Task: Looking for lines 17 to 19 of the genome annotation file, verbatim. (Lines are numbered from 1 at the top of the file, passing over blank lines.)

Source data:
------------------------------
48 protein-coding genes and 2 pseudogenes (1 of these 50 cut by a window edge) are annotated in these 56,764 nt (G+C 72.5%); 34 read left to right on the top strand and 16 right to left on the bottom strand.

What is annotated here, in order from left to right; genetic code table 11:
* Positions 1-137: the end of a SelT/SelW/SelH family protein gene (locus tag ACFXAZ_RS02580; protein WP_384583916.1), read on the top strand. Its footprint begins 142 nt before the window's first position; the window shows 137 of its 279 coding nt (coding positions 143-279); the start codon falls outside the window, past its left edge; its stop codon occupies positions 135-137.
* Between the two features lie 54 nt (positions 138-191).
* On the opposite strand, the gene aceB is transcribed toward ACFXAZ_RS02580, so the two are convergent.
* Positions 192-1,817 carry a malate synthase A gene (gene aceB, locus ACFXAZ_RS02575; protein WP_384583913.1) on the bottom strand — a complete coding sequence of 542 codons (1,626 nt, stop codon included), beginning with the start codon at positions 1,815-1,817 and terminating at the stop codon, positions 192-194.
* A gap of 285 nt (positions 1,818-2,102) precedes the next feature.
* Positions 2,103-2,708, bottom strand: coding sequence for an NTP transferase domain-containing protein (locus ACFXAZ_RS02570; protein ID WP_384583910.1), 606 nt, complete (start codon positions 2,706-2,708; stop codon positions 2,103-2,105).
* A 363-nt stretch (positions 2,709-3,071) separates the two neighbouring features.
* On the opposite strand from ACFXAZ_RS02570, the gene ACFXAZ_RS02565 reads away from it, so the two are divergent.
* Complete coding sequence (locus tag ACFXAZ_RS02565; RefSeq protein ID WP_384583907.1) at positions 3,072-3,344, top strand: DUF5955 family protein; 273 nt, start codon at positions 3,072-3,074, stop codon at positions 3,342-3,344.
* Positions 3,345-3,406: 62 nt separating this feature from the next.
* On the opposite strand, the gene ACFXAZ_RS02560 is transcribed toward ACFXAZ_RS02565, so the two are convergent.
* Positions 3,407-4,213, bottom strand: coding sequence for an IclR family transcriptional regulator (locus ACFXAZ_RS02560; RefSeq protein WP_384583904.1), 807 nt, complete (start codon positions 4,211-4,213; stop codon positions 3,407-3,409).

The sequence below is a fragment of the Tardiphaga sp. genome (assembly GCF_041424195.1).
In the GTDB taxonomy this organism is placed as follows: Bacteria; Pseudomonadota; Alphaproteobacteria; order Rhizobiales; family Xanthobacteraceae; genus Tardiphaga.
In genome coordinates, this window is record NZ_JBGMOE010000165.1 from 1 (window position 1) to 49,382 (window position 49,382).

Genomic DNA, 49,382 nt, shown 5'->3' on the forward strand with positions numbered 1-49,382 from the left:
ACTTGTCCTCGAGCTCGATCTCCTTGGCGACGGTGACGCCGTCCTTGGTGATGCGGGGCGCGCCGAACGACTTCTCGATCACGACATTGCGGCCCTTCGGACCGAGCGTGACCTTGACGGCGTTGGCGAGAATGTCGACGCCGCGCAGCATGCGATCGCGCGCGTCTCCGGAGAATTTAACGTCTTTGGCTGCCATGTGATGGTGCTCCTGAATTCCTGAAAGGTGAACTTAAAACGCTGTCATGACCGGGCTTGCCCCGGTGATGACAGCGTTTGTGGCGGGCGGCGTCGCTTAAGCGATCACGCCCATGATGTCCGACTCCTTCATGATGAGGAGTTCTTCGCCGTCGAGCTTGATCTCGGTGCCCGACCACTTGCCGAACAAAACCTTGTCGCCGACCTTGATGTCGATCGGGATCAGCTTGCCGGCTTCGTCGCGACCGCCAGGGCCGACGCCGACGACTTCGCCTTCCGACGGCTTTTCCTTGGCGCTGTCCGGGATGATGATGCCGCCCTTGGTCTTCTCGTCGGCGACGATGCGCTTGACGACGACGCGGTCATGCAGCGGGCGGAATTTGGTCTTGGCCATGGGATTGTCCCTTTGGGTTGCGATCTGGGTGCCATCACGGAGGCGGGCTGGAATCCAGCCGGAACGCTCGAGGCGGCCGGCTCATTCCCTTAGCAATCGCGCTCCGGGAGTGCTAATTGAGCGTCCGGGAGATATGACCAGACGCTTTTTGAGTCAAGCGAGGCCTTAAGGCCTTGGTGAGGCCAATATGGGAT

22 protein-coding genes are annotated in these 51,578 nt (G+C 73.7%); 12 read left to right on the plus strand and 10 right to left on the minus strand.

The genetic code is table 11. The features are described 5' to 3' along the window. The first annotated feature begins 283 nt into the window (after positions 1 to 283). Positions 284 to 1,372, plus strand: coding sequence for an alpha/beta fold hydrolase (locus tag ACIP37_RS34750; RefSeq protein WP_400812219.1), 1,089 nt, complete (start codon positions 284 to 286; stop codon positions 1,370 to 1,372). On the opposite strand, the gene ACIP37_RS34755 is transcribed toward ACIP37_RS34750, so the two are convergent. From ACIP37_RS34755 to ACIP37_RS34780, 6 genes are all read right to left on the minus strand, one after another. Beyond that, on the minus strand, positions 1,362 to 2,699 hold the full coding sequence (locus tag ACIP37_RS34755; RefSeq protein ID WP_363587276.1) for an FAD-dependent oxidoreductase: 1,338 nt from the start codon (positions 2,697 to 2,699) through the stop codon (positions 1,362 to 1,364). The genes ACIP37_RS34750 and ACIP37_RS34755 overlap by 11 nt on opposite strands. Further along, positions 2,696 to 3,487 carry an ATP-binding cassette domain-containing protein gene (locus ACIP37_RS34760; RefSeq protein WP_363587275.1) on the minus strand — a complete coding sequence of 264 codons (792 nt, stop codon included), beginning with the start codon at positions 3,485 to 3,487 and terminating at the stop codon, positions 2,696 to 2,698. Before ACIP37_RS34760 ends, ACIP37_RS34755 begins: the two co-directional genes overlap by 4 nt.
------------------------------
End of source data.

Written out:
In genome coordinates, this window is record NZ_JBGMOE010000165.1 from 1 (window position 1) to 49,382 (window position 49,382).

Genomic DNA, 49,382 nt, shown 5'->3' on the forward strand with positions numbered 1-49,382 from the left:
ACTTGTCCTCGAGCTCGATCTCCTTGGCGACGGTGACGCCGTCCTTGGTGATGCGGGGCGCGCCGAACGACTTCTCGATCACGACATTGCGGCCCTTCGGACCGAGCGTGACCTTGACGGCGTTGGCGAGAATGTCGACGCCGCGCAGCATGCGATCGCGCGCGTCTCCGGAGAATTTAACGTCTTTGGCTGCCATGTGATGGTGCTCCTGAATTCCTGAAAGGTGAACTTAAAACGCTGTCATGACCGGGCTTGCCCCGGTGATGACAGCGTTTGTGGCGGGCGGCGTCGCTTAAGCGATCACGCCCATGATGTCCGACTCCTTCATGATGAGGAGTTCTTCGCCGTCGAGCTTGATCTCGGTGCCCGACCACTTGCCGAACAAAACCTTGTCGCCGACCTTGATGTCGATCGGGATCAGCTTGCCGGCTTCGTCGCGACCGCCAGGGCCGACGCCGACGACTTCGCCTTCCGACGGCTTTTCCTTGGCGCTGTCCGGGATGATGATGCCGCCCTTGGTCTTCTCGTCGGCGACGATGCGCTTGACGACGACGCGGTCATGCAGCGGGCGGAATTTGGTCTTGGCCATGGGATTGTCCCTTTGGGTTGCGATCTGGGTGCCATCACGGAGGCGGGCTGGAATCCAGCCGGAACGCTCGAGGCGGCCGGCTCATTCCCTTAGCAATCGCGCTCCGGGAGTGCTAATTGAGCGTCCGGGAGATATGACCAGACGCTTTTTGAGTCAAGCGAGGCCTTAAGGCCTTGGTGAGGCCAATATGGGAT